Web Site of the Week: Internet Movie Database

Rethinking The Microsoft Case

I know some of you are going to think I am going soft on one of the most important issues of the day, but I've begun to have second thoughts about the Microsoft antitrust case and I want to share them with you.

I recently spent a day with Dr. Jerry Pournelle,'s senior contributing editor and quite possibly the dean of the computer press pundit corps. As you might expect, we discussed many of the issues of the day.

I knew from previous conversations he didn't think much of the government's antitrust case against Microsoft. I told him something I still believe to be true: that Microsoft sold products for below cost or gave them away in an effort to drive competitors out of business, and that such activities are prohibited to a monopolist in this country.

Jerry countered that it wasn't Microsoft aggression, but competitor's bone-headed moves that drove them out of business, and he cited the particular case of IBM and OS/2, with chapter and verse on some very silly moves by Big Blue that limited the acceptance of its operating system. Most spectacularly, it charged for the driver development kit at a time when Microsoft gave away the Microsoft driver development kit (DDK). The result: Microsoft Windows quickly gained an insurmountable lead over OS/2 in the number of hardware drivers available.

I was covering that exact industry segment at that time, first for InformationWEEK and then for what was Windows and OS/2 Magazine and became Windows Magazine. And I remember how critical the driver competition was, and how thoroughly Microsoft trounced IBM. Until Jerry told me his story about the DDK, I never understood why.

Then, I read a feature story about the government antitrust case against American Airlines. What struck me was the airline experts who were prepared to testify that it wasn't American's predatory pricing that destroyed its startup competitors, but their own inept management.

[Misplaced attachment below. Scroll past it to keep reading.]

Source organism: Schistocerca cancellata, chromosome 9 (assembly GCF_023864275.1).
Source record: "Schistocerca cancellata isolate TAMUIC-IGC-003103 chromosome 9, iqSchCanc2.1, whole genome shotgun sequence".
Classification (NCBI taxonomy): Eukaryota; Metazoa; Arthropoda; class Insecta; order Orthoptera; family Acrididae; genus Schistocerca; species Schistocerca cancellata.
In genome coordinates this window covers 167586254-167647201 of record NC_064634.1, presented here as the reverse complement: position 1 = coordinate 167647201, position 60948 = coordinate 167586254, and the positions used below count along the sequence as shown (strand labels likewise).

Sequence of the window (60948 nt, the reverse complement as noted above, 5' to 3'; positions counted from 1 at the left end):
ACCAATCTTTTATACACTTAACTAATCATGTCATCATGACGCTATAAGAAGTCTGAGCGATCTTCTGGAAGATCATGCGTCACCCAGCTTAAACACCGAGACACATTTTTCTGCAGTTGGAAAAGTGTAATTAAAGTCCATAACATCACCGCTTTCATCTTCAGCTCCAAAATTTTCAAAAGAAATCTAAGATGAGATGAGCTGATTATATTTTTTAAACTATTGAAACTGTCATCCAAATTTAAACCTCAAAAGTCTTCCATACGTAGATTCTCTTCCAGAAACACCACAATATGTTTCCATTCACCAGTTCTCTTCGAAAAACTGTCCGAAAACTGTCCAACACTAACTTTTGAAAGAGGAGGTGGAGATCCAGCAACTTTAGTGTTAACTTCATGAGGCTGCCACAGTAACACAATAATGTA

I got to thinking about my own 20 years covering the computer business, and the ratio between competent, intelligent management and fatuity that I have witnessed, up-close and personal, during those two decades.

And now I am starting to wonder if Jerry is right: maybe Microsoft's triumph really wasn't the result of its anti-competitive activities, but rather of it capitalizing on the mistakes of its competitors. Which makes the whole case seem rather less worthwhile. I'm not ready to throw in the towel yet, but I am taking another look at my assumptions. You may want to do the same.


Verify your Comment

Previewing your Comment

This is only a preview. Your comment has not yet been posted.

Your comment could not be posted. Error type:
Your comment has been saved. Comments are moderated and will not appear until approved by the author. Post another comment

The letters and numbers you entered did not match the image. Please try again.

As a final step before posting your comment, enter the letters and numbers you see in the image below. This prevents automated programs from posting comments.

Having trouble reading this image? View an alternate.


Post a comment

Comments are moderated, and will not appear until the author has approved them.

Your Information

(Name and email address are required. Email address will not be displayed with the comment.)